The COVID-19 pandemic led to enormous public interest in statistics, with sudden and urgent need to track the virus almost in real time. Whilst this was a big challenge for our statisticians, it led to real innovation in the way …
This winter, both COVID-19 and flu may circulate at high levels, potentially at the same time.
Ahead of what could be a difficult season, millions of people are being offered vaccination to help protect them over the coming months.
Since the onset of the pandemic scientists and researchers, aided and supported by the UK Health Security Agency (UKHSA) and DHSC, have mobilised to create surveillance systems that have infinitely improved our understanding of COVID-19. This blog looks at some of those systems.
The Government’s Living with COVID-19 plan set out how the UK would transition from managing COVID-19 as an emergency response to living with the virus, whilst ensuring we retain the resilience and contingency capabilities to deal with the uncertainty around …
Two years ago, we launched the SARS-CoV2- Immunity and Reinfection Evaluation Study, known as SIREN, the largest of its kind globally. The study set out to find answers to some of the most important questions about COVID-19. The SIREN study …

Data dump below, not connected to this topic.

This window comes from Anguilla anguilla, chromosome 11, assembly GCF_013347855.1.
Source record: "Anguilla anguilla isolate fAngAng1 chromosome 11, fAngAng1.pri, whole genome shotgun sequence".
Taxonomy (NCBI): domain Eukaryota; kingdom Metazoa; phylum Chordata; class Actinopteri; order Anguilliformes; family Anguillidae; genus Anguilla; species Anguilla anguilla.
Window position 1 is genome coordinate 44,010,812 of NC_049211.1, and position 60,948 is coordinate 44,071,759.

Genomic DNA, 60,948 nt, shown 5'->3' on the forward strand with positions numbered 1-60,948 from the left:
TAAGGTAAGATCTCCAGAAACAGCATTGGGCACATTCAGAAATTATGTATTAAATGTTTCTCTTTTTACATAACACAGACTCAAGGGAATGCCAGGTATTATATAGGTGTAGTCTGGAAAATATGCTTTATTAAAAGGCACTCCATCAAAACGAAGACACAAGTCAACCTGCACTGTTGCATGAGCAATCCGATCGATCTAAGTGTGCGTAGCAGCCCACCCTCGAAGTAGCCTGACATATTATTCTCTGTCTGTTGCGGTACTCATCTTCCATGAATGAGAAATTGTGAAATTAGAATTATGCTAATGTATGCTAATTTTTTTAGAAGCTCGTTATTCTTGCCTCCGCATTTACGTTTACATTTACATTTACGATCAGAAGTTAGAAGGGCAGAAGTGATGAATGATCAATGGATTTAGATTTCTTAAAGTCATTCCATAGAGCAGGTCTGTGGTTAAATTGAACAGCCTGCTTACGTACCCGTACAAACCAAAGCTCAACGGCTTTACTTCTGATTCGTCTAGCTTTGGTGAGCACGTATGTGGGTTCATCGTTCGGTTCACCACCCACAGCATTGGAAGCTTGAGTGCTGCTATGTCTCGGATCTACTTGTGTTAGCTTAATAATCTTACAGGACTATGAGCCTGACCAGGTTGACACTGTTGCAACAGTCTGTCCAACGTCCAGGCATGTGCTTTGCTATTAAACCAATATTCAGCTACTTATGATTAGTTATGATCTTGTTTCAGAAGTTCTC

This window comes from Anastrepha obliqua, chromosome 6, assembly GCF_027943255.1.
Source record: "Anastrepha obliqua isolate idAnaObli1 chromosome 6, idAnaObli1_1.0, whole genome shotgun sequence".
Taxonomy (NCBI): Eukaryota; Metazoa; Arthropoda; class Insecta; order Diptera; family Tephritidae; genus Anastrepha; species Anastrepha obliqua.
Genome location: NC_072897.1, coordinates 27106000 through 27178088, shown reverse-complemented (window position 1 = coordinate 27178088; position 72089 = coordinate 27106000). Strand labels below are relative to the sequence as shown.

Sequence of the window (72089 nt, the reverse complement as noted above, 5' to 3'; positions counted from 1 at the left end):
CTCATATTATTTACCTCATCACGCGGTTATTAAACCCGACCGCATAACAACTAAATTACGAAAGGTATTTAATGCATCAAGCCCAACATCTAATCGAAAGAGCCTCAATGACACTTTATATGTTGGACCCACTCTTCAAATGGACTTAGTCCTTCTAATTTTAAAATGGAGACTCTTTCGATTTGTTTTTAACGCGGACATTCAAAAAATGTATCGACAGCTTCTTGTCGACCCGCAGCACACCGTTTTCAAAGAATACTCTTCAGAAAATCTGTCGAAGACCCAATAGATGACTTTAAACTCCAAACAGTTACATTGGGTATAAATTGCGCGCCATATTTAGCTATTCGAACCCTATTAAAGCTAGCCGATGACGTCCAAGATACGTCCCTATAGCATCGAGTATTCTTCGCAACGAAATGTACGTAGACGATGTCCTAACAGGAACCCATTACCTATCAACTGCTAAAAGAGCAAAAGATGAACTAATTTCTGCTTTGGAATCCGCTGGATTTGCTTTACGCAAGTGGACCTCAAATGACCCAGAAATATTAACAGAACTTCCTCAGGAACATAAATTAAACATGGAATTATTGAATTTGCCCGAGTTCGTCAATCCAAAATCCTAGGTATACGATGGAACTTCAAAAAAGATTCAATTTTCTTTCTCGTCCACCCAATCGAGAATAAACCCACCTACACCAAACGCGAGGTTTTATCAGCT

Changes to how we carry out and support COVID-19 testing mean that ‘Pillar 2’ testing data, which includes community LFD and PCR testing of both symptomatic and asymptomatic cases, will no longer provide the same volume of data; it will therefore not be the key component of our weekly reports, which will be dominated by ‘Pillar 1’ test results from the NHS.
Learning to live with COVID relies on us all taking sensible actions to help stop the spread of the virus and other respiratory infections, which in turn will help to protect those who are most vulnerable.
After more than two years of the COVID-19 pandemic, all corners of our lives have been impacted by the virus whether it’s our health, work, education, or social lives. But we learned very early on that some communities felt the consequences of COVID-19 harder than others, and although the picture has improved, that’s still as true today as it was two years ago.
The COVID-19 pandemic and the restrictions it has made necessary have had a significant impact on the education, health and social development of our children and young people.
We know the pandemic is not over, so it’s important we continue to take simple and effective actions that will protect our families and communities, particularly those at the greatest risk of severe illness.